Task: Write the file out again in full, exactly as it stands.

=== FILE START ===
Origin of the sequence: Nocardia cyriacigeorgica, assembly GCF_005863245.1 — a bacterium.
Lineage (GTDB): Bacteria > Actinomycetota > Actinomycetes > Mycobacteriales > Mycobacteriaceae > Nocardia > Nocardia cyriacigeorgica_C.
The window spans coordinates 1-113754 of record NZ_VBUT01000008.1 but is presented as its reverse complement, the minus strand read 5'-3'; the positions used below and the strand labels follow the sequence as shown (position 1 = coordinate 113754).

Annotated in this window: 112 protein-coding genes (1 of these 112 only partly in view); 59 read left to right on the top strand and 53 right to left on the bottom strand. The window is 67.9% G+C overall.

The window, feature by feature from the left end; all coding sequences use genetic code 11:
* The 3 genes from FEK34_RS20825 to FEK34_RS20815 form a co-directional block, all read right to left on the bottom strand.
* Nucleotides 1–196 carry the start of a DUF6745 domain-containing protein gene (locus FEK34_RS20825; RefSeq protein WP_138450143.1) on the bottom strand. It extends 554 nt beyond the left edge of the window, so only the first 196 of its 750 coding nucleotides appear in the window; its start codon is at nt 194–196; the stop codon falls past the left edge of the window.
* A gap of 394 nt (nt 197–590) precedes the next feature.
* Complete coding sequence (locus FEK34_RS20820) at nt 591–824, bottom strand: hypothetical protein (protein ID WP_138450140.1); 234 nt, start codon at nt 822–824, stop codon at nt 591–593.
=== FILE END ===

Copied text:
Origin of the sequence: Nocardia cyriacigeorgica, assembly GCF_005863245.1 — a bacterium.
Lineage (GTDB): Bacteria > Actinomycetota > Actinomycetes > Mycobacteriales > Mycobacteriaceae > Nocardia > Nocardia cyriacigeorgica_C.
The window spans coordinates 1-113754 of record NZ_VBUT01000008.1 but is presented as its reverse complement, the minus strand read 5'-3'; the positions used below and the strand labels follow the sequence as shown (position 1 = coordinate 113754).

Annotated in this window: 112 protein-coding genes (1 of these 112 only partly in view); 59 read left to right on the top strand and 53 right to left on the bottom strand. The window is 67.9% G+C overall.

The window, feature by feature from the left end; all coding sequences use genetic code 11:
* The 3 genes from FEK34_RS20825 to FEK34_RS20815 form a co-directional block, all read right to left on the bottom strand.
* Nucleotides 1–196 carry the start of a DUF6745 domain-containing protein gene (locus FEK34_RS20825; RefSeq protein WP_138450143.1) on the bottom strand. It extends 554 nt beyond the left edge of the window, so only the first 196 of its 750 coding nucleotides appear in the window; its start codon is at nt 194–196; the stop codon falls past the left edge of the window.
* A gap of 394 nt (nt 197–590) precedes the next feature.
* Complete coding sequence (locus FEK34_RS20820) at nt 591–824, bottom strand: hypothetical protein (protein ID WP_138450140.1); 234 nt, start codon at nt 822–824, stop codon at nt 591–593.